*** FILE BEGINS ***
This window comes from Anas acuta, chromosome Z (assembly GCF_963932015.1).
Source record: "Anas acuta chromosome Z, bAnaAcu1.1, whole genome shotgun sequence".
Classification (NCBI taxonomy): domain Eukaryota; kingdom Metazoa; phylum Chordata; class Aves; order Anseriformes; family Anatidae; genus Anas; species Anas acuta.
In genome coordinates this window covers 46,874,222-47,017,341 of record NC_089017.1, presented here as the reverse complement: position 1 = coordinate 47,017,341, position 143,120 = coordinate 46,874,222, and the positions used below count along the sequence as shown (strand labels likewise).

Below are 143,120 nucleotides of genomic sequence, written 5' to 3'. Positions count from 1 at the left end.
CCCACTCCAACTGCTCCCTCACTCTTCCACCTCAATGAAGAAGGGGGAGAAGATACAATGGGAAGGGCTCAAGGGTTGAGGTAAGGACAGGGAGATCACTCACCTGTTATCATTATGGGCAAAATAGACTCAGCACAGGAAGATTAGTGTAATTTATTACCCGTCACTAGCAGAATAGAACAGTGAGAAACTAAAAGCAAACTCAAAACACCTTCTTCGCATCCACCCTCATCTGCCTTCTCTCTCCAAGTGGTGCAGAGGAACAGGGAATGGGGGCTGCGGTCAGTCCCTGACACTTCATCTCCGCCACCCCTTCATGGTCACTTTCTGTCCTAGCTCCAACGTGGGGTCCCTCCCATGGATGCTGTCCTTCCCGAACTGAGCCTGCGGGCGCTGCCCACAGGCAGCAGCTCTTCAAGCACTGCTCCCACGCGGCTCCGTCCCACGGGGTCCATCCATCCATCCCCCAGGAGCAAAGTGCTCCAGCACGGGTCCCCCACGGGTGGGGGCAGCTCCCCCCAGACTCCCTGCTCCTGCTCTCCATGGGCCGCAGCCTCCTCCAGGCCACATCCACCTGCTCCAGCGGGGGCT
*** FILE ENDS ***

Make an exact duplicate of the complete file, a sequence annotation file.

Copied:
This window comes from Anas acuta, chromosome Z (assembly GCF_963932015.1).
Source record: "Anas acuta chromosome Z, bAnaAcu1.1, whole genome shotgun sequence".
Classification (NCBI taxonomy): domain Eukaryota; kingdom Metazoa; phylum Chordata; class Aves; order Anseriformes; family Anatidae; genus Anas; species Anas acuta.
In genome coordinates this window covers 46,874,222-47,017,341 of record NC_089017.1, presented here as the reverse complement: position 1 = coordinate 47,017,341, position 143,120 = coordinate 46,874,222, and the positions used below count along the sequence as shown (strand labels likewise).

Below are 143,120 nucleotides of genomic sequence, written 5' to 3'. Positions count from 1 at the left end.
CCCACTCCAACTGCTCCCTCACTCTTCCACCTCAATGAAGAAGGGGGAGAAGATACAATGGGAAGGGCTCAAGGGTTGAGGTAAGGACAGGGAGATCACTCACCTGTTATCATTATGGGCAAAATAGACTCAGCACAGGAAGATTAGTGTAATTTATTACCCGTCACTAGCAGAATAGAACAGTGAGAAACTAAAAGCAAACTCAAAACACCTTCTTCGCATCCACCCTCATCTGCCTTCTCTCTCCAAGTGGTGCAGAGGAACAGGGAATGGGGGCTGCGGTCAGTCCCTGACACTTCATCTCCGCCACCCCTTCATGGTCACTTTCTGTCCTAGCTCCAACGTGGGGTCCCTCCCATGGATGCTGTCCTTCCCGAACTGAGCCTGCGGGCGCTGCCCACAGGCAGCAGCTCTTCAAGCACTGCTCCCACGCGGCTCCGTCCCACGGGGTCCATCCATCCATCCCCCAGGAGCAAAGTGCTCCAGCACGGGTCCCCCACGGGTGGGGGCAGCTCCCCCCAGACTCCCTGCTCCTGCTCTCCATGGGCCGCAGCCTCCTCCAGGCCACATCCACCTGCTCCAGCGGGGGCT